Other Free Encyclopedias » Brief Biographies » Biographies: Katie Burke (1953–) Biography - Personal to Galeazzo Ciano (1903–1944) Biography » Linda Chavez: 1947—: Civil Rights Advocate, Columnist, Commentator Biography - Difficult Childhood Lead To Early Action, Deemed "not Minority Enough", Experienced Political Transformation, Advanced Conservative Causes

Linda Chavez: 1947—: Civil Rights Advocate, Columnist, Commentator - Experienced Political Transformation

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Despite her growing disillusionment with prevailing liberal philosophy, Chavez still considered herself a Democrat. She also remained deeply committed to educational issues. She worked briefly for the Democratic National Committee shortly after she arrived in Washington. Not long thereafter, she went to work on Capitol Hill for Don Edwards, a Democratic congressman from California and chairman of the House Judiciary Committee's Subcommittee on Civil and Constitutional Rights. She also worked briefly for the National Education Association (NEA), the nation's largest teacher's union, but left when she found herself increasingly at odds with some of the NEA's policies. In 1977 she signed on as editor of American Educator, the official magazine of the American Federation of Teachers (AFT), the second largest U.S. teachers' union and a rival of the NEA.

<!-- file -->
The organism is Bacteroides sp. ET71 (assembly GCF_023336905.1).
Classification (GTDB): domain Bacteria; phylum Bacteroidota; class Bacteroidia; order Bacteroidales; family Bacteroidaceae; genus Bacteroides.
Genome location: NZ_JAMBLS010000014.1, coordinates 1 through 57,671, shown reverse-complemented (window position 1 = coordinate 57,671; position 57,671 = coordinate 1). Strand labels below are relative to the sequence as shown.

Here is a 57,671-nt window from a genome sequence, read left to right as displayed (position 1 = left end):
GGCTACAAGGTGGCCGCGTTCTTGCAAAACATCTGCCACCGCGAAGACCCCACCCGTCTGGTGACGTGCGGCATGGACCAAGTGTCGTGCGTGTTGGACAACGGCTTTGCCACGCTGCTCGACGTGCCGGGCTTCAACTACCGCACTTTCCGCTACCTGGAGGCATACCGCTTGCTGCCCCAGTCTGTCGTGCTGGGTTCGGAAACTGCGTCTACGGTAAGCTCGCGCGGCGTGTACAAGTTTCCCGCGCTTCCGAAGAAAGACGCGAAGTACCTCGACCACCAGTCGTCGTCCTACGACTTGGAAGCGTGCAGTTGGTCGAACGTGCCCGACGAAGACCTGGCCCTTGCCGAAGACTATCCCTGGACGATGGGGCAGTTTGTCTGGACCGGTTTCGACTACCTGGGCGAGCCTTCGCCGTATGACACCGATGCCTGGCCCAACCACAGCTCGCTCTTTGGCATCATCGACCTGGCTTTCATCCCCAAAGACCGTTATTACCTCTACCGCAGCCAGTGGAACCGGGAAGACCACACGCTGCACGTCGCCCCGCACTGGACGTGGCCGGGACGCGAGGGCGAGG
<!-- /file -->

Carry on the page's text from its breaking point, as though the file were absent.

During her tenure as editor of American Educator, which continued until 1983, Chavez also served in 1977 as a consultant to the civil rights division of the Office of Management and Budget during the presidential administration of Democrat Jimmy Carter. In her position as editor, Chavez won growing popularity among conservatives for her support of a return to traditional values in the public schools as well as for her opposition to affirmative action. Shortly after the 1981 inauguration of Republican President Ronald Reagan, she was hired as a consultant to the White House, and in 1983, at the urging of William Bennett, who then chaired the National Endowment for the Humanities, Chavez was named director of the U.S. Commission on Civil Rights.

In the spring of 1985 Chavez became the highest-ranking woman on Reagan's White House staff when she was named director of the White House Office of Public Liaisons. With her appointment to that post, the time had finally come for her to officially switch her party allegiance from Democratic to Republican. One of her primary duties in that post was to lobby Congress in support of administration policies. She grew disillusioned with the job when she found that her influence over public policy was minimal and in February of 1986 resigned to seek the Republican Party's nomination as its candidate for a U.S. Senate seat from Maryland. Although she cleared the first hurdle, winning the GOP nod as candidate, Chavez was soundly defeated in the November election by Democrat Barbara Mikulski, who had served five terms in the House of Representatives.


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